and say you're surprised!
Say you can't get over it!
Say it's just what you've always wanted
and it's even more fun than a day at the spa
(because, let's face it, hunny honey, on my salary
I couldn'
ای آن که بدین مکان داخل می شوی، از هر امیدی دست بشوی!
سر در دوزخ

کمدی الهی، شاهکار "دانته" شاعر ایتالیایی، شرح سفر خیالی او از دوزخ به برزخ و سپس به بهشت است. دانته در توصیف طبقات دوزخ و بهشت، از تلفیقی از الهیات مسیحی و اساطیر رومی و تخیل خویش بهره برده است.
معشوق او، "بئاتریس" که ساکن بهشت است، یکی از ارواح را (روح "ویرژیل"، شاعر رومی) می فرستد تا دانته را راهنمایی کرده، از دوزخ نجات دهد و به بهشت برساند. برای این سفر، دانته باید از طبقات دوزخ یک به یک پایین برود و از میان ارواح معذب بگذرد تا در
Mary Ronan Drew
Dec 03, 2013 Mary Ronan Drew rated it it was amazing  ·  review of another edition
4 Reasons to Read Dante's Inferno

1. To finally figure out the difference between the Guelphs and the Ghibellines. Dante was a Guelph.

2. To discover why Constantine made his famous donation.

3. To learn some new and ingenious ways to torture your enemies. Dante is very imaginative in this regard.

4. To find out what happened to Potiphar's wife, Mohammed, Ulysses, Atilla the Hun, Cleopatra, and Helen of Troy. We meet them all in The Inferno.

I recommend Dorothy Sayers' translation because of the exce
Sura  ✿
Jan 09, 2016 Sura ✿ rated it really liked it  ·  review of another edition
Shelves: poetry-شعر
في البداية لا يمكن انكار ان الترجمه سلبت الكثير من هذه الملحمه الشعريه لكن انصح بترجمه كاظم جهاد فهي الافضل وتحتوي على الاجزاء الثلاثه , بمجلد واحد
تعكس هذه اللوحه الرائعه اضطرابات الوضع السياسي والديني في تلك الفتره ,
وسيطرة الكنيسه وفسادها انذاك لذا نرى دانتي يترنح بين الشاعر العاطفي الميال الى الرحمه وبين رجل الدين المتعصب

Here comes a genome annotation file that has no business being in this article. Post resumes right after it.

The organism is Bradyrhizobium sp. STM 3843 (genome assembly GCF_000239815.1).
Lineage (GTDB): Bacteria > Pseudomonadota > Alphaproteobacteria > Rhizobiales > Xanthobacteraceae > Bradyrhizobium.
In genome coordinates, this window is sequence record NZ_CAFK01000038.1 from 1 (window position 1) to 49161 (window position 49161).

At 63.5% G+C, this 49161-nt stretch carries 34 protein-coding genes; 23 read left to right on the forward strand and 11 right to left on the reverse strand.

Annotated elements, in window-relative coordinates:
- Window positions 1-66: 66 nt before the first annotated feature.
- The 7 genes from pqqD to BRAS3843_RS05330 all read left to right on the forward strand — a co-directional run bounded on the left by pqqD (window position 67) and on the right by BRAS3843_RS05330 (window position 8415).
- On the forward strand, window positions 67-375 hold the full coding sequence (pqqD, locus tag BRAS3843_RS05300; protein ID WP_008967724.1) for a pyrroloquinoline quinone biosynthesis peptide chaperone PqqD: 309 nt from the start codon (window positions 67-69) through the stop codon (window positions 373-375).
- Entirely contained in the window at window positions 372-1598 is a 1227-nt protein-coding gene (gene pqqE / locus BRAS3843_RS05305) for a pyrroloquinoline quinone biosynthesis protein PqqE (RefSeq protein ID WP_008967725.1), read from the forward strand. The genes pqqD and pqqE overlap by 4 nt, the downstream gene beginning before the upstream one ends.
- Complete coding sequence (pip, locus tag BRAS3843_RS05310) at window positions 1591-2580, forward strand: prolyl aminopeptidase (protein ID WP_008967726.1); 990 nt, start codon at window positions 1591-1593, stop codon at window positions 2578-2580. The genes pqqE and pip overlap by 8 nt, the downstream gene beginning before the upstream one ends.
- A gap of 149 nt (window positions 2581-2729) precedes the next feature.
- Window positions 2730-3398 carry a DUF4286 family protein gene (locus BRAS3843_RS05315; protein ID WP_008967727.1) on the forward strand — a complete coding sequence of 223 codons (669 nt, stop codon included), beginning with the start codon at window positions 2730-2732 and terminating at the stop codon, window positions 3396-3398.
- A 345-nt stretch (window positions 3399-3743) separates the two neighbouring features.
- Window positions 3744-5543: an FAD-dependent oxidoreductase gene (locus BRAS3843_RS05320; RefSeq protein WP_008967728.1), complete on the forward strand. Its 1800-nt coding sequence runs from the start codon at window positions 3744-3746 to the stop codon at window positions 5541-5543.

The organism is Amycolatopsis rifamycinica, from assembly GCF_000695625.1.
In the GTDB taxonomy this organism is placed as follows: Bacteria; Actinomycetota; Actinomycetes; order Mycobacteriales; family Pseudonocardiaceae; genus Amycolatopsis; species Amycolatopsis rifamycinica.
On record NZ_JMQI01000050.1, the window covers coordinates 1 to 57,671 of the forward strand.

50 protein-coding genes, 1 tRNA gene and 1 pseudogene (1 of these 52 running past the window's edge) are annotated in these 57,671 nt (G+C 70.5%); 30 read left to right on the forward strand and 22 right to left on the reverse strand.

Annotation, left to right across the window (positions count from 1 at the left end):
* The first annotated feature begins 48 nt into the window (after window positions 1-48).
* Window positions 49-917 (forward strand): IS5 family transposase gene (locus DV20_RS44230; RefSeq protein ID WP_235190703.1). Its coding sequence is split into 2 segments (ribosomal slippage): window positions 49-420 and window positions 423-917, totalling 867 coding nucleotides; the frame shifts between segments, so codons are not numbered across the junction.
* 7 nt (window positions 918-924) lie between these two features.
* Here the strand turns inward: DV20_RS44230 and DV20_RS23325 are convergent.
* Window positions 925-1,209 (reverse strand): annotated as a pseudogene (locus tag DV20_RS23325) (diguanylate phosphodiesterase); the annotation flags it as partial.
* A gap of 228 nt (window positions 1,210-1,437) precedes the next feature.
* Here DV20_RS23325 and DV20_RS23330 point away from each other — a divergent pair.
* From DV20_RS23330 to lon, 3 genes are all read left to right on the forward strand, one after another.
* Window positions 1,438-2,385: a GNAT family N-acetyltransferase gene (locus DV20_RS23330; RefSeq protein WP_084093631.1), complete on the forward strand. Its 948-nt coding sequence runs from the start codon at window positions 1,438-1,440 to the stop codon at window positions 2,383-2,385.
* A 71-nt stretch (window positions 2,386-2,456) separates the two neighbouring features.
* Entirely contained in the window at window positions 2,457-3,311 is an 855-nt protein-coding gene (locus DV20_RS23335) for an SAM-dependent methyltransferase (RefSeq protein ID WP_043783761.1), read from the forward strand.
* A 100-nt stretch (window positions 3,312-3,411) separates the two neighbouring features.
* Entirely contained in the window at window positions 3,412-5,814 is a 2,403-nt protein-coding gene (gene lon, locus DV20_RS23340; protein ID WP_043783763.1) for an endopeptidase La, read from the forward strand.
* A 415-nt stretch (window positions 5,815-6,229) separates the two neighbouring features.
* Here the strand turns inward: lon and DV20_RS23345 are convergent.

الذي يحكم على من اعتنق دين غير المسيحيه بالعقاب في الجحيم , حتى وان كان نبيا -قبل او بعد المسيح- فهو يواجه هذا المصير.
وهاهو يرمي خصومه الذين عاصروه - وحتى من لم يعاصرهم لك
Sidharth Vardhan
“Through me the way is to the city dolent;
Through me the way is to eternal dole;
Through me the way among the people lost.
Justice incited my sublime Creator;
Created me divine Omnipotence,
The highest Wisdom and the primal Love.
Before me there were no created things,
Only eterne, and I eternal last.
“All hope abandon, ye who enter in!”

One of the death rites among Hindus is performance of a reading of ‘Garuda Purana’ during the mourning period- a book that like Inferno lists punishments giv
Ritu R
May 26, 2016 Ritu R rated it really liked it  ·  review of another edition

Inferno is part one of the Divine Comedy Series where Dante Alighieri puts across his version of Hell, Purgatory and Heaven of course based on the Christian perception along with the addition of Greek Mythology.
Dante is lead on by his dear friend Virgilius through the Inferno and Purgatory, further Beatrice comes forward to lead him through the Paradise .